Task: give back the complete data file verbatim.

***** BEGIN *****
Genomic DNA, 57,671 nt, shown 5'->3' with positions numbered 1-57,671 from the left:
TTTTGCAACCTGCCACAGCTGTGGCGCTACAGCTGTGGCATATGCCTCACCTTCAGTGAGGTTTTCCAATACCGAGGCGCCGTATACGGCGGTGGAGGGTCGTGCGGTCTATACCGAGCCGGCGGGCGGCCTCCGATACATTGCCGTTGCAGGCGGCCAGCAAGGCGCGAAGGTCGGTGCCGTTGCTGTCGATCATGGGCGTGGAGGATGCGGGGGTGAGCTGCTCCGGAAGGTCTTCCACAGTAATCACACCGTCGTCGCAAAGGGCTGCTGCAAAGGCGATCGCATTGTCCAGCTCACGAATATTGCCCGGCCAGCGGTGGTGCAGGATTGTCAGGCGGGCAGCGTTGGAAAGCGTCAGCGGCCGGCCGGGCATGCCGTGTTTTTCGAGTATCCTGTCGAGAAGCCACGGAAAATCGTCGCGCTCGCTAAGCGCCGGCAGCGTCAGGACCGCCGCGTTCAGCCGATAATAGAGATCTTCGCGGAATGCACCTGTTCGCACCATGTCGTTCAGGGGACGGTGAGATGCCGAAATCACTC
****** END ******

Genomic DNA, 57,671 nt, shown 5'->3' with positions numbered 1-57,671 from the left:
TTTTGCAACCTGCCACAGCTGTGGCGCTACAGCTGTGGCATATGCCTCACCTTCAGTGAGGTTTTCCAATACCGAGGCGCCGTATACGGCGGTGGAGGGTCGTGCGGTCTATACCGAGCCGGCGGGCGGCCTCCGATACATTGCCGTTGCAGGCGGCCAGCAAGGCGCGAAGGTCGGTGCCGTTGCTGTCGATCATGGGCGTGGAGGATGCGGGGGTGAGCTGCTCCGGAAGGTCTTCCACAGTAATCACACCGTCGTCGCAAAGGGCTGCTGCAAAGGCGATCGCATTGTCCAGCTCACGAATATTGCCCGGCCAGCGGTGGTGCAGGATTGTCAGGCGGGCAGCGTTGGAAAGCGTCAGCGGCCGGCCGGGCATGCCGTGTTTTTCGAGTATCCTGTCGAGAAGCCACGGAAAATCGTCGCGCTCGCTAAGCGCCGGCAGCGTCAGGACCGCCGCGTTCAGCCGATAATAGAGATCTTCGCGGAATGCACCTGTTCGCACCATGTCGTTCAGGGGACGGTGAGATGCCGAAATCACTC